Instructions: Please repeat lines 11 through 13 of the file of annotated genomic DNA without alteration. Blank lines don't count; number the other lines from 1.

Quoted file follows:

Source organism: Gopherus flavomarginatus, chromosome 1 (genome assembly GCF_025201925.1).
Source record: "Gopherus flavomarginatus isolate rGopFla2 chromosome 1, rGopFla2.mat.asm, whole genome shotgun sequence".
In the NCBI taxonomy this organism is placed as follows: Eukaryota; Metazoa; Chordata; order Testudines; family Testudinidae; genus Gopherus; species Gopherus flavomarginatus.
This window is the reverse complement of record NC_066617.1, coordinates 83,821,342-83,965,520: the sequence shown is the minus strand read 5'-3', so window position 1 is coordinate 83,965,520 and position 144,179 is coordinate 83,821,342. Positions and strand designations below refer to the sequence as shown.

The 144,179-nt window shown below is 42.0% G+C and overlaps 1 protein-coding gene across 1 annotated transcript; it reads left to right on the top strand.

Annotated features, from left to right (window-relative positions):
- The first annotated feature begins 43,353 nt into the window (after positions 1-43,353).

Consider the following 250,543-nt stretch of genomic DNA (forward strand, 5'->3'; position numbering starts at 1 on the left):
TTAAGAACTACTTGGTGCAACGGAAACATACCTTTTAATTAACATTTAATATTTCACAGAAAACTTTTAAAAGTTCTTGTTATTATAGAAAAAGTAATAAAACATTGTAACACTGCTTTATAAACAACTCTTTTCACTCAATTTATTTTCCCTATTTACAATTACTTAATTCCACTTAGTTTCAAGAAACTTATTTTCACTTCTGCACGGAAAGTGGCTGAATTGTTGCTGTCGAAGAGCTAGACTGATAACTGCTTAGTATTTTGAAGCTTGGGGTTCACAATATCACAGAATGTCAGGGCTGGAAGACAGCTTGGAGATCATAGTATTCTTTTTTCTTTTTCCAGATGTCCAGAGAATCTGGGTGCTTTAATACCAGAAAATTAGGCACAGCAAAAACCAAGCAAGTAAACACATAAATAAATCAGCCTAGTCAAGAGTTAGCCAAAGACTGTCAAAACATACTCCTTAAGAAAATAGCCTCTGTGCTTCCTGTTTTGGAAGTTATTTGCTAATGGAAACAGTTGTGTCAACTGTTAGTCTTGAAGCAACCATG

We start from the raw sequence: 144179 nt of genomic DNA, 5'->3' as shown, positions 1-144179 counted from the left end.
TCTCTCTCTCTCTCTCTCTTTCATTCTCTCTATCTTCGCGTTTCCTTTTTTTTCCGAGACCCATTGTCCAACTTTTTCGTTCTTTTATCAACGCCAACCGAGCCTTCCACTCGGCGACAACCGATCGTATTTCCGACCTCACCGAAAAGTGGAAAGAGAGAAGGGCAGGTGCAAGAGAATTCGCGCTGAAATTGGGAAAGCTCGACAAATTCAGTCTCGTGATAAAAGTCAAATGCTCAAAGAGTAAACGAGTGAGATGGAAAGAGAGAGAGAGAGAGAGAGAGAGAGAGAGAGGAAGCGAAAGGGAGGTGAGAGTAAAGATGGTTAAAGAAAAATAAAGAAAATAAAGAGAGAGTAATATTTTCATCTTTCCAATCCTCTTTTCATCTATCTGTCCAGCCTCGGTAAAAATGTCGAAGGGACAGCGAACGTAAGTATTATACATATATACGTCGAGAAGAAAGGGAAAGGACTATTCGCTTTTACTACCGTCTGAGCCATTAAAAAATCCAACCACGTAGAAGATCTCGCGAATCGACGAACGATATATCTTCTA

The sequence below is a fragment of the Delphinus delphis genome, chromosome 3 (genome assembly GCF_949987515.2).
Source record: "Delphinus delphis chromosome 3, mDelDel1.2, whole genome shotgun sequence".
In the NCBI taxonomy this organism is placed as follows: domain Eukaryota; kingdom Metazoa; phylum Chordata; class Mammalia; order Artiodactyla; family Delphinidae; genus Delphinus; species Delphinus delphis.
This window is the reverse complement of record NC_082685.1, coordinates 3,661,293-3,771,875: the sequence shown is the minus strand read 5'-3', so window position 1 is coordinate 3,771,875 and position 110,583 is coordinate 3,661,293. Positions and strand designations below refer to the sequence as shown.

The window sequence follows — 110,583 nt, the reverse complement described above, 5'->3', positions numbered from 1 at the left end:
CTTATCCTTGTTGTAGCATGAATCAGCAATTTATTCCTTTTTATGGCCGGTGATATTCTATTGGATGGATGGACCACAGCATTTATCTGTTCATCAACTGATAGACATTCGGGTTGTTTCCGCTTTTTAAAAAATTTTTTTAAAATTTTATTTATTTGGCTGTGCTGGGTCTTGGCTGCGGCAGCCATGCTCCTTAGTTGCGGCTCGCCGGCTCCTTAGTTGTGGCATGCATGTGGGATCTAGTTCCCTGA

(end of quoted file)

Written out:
TCTCTCTCTCTCTCTCTCTTTCATTCTCTCTATCTTCGCGTTTCCTTTTTTTTCCGAGACCCATTGTCCAACTTTTTCGTTCTTTTATCAACGCCAACCGAGCCTTCCACTCGGCGACAACCGATCGTATTTCCGACCTCACCGAAAAGTGGAAAGAGAGAAGGGCAGGTGCAAGAGAATTCGCGCTGAAATTGGGAAAGCTCGACAAATTCAGTCTCGTGATAAAAGTCAAATGCTCAAAGAGTAAACGAGTGAGATGGAAAGAGAGAGAGAGAGAGAGAGAGAGAGAGAGAGGAAGCGAAAGGGAGGTGAGAGTAAAGATGGTTAAAGAAAAATAAAGAAAATAAAGAGAGAGTAATATTTTCATCTTTCCAATCCTCTTTTCATCTATCTGTCCAGCCTCGGTAAAAATGTCGAAGGGACAGCGAACGTAAGTATTATACATATATACGTCGAGAAGAAAGGGAAAGGACTATTCGCTTTTACTACCGTCTGAGCCATTAAAAAATCCAACCACGTAGAAGATCTCGCGAATCGACGAACGATATATCTTCTA

The sequence below is a fragment of the Delphinus delphis genome, chromosome 3 (genome assembly GCF_949987515.2).
Source record: "Delphinus delphis chromosome 3, mDelDel1.2, whole genome shotgun sequence".